Antivirus software

Shylock Malware Injects Rogue Phone Numbers in Online Banking Websites

New configurations of the Shylock financial malware inject attacker-controlled phone numbers into the contact pages of online banking websites, according to security researchers from antivirus vendor Symantec.

By doing this, the attackers attempt to trick victims into calling them instead of the bank if they become suspicious during an online banking session, Symantec researcher Alan Neville said in a blog post on Tuesday.

Security researchers have advised users for years to call their banks in order to verify the authenticity of any unusual error messages or requests they encounter while performing online banking operations. This type of attack could defeat that basic defense.

"While the exact motive of the attackers is not clear, we speculate that it is either an attempt to extract sensitive login credentials from victims during a telephone conversation or an attempt to block victims from notifying their bank of a problem with their account, giving the attackers more time to perform activities," Neville said.

The new Shylock variant targets banks from the U.K., Neville said. "The numbers being used by the attacker are easy to create online and are disposable."

The Shylock malware, named after a character from Shakespeare's The Merchant of Venice, was first discovered in September 2011 and its main purpose is to steal online banking credentials and other financial information.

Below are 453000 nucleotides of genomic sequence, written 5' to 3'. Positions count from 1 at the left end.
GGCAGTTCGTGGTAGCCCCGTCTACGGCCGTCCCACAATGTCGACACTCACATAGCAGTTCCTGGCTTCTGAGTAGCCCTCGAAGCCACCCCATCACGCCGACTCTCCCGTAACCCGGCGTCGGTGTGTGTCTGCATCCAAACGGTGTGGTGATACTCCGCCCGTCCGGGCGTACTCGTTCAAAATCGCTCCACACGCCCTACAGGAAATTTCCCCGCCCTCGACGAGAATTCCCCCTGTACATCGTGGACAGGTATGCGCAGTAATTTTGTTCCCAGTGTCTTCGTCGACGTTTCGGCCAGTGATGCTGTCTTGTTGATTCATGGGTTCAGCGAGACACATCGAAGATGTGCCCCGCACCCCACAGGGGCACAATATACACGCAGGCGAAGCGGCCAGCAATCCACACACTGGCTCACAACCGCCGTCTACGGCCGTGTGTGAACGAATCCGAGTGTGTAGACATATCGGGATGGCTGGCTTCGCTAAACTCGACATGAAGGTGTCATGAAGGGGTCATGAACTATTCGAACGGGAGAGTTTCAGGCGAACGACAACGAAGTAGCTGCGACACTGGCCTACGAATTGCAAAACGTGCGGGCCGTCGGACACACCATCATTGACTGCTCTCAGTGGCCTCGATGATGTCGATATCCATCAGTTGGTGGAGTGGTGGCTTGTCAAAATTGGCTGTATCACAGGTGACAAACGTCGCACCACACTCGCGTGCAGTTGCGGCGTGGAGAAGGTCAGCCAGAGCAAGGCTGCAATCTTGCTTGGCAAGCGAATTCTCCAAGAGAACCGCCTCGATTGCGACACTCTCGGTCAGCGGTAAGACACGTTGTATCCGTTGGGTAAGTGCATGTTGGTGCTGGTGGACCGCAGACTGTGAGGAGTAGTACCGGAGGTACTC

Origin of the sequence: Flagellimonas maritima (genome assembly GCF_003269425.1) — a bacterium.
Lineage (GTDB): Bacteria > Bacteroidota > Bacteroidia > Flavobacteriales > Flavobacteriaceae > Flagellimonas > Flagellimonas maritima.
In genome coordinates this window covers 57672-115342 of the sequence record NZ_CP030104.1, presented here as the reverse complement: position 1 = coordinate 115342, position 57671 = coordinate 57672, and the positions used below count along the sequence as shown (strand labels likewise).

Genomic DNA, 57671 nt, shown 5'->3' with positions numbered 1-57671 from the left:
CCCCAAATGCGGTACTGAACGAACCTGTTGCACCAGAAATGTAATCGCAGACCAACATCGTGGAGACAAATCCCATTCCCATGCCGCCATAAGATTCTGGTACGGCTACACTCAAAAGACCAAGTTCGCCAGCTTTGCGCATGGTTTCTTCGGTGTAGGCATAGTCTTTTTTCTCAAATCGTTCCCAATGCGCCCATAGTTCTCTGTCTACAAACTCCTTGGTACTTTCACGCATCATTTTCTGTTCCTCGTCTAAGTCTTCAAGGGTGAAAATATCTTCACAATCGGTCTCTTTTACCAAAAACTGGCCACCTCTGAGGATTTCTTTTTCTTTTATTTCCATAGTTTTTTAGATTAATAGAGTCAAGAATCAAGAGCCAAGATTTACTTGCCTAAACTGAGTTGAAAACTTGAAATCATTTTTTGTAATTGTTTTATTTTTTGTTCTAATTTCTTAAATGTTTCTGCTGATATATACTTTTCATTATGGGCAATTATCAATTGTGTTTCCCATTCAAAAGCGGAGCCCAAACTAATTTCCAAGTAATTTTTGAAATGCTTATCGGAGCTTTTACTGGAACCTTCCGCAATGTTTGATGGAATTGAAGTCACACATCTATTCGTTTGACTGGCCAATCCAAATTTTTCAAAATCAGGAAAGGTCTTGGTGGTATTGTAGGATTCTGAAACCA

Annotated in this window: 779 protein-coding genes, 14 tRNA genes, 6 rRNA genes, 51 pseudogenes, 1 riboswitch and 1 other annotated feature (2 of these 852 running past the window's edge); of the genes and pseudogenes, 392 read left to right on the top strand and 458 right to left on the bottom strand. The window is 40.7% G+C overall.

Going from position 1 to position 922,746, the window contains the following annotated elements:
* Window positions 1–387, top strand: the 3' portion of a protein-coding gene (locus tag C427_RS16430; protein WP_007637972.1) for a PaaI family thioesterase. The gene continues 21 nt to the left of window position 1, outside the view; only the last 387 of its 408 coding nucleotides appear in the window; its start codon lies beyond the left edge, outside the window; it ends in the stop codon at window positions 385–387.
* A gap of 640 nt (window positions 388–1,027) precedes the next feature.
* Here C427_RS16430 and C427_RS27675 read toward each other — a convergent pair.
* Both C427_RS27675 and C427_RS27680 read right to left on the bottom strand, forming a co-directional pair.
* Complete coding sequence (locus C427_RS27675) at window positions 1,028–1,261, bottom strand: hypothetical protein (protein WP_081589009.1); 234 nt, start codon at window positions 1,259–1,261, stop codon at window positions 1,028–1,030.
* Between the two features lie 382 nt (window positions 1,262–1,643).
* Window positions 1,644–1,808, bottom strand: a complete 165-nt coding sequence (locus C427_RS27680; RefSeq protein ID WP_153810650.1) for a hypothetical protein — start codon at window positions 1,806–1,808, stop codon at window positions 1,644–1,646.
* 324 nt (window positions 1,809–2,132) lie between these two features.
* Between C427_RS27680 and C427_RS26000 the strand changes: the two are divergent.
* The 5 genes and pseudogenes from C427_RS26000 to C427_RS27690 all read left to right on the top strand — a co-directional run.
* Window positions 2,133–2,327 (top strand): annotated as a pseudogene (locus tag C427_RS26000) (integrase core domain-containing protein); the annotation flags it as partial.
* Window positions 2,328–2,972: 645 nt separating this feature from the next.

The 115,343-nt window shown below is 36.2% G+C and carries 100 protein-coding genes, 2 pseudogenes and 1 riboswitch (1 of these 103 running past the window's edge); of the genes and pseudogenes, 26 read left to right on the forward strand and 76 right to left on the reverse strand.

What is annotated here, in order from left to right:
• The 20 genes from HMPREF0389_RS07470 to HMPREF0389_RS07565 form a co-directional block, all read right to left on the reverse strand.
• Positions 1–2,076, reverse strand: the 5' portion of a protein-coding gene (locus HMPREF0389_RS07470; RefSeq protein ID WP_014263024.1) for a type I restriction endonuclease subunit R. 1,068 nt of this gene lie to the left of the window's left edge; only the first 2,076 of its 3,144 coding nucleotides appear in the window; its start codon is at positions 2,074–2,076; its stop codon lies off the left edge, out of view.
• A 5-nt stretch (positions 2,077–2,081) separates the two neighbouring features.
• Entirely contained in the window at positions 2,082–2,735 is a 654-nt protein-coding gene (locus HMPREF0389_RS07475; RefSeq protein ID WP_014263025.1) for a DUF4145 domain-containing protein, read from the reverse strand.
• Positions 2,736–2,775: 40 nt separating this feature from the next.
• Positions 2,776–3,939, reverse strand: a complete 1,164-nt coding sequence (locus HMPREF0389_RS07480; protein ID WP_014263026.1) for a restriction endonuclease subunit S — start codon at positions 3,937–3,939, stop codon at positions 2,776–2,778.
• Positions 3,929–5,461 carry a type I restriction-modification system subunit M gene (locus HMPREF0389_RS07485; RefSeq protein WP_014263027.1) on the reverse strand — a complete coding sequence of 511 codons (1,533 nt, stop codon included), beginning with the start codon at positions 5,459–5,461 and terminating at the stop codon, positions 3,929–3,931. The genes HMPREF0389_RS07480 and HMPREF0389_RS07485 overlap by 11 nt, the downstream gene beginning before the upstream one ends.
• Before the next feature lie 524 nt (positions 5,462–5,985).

Like most financial Trojan programs, Shylock is capable of injecting rogue content into websites accessed from infected computers. The injected content is customized for every targeted website and is pulled from a configuration file.

Shylock attackers are known for being creative with their scams. Back in February, researchers from security vendor Trusteer reported that a Shylock variant was modifying online banking websites to inform users that their computers couldn't be identified and they needed to speak with a bank representative in order to verify their account information.

The malware then injected a Web chat window into the browsing session, connecting targeted users with the attackers instead of their bank's employees.

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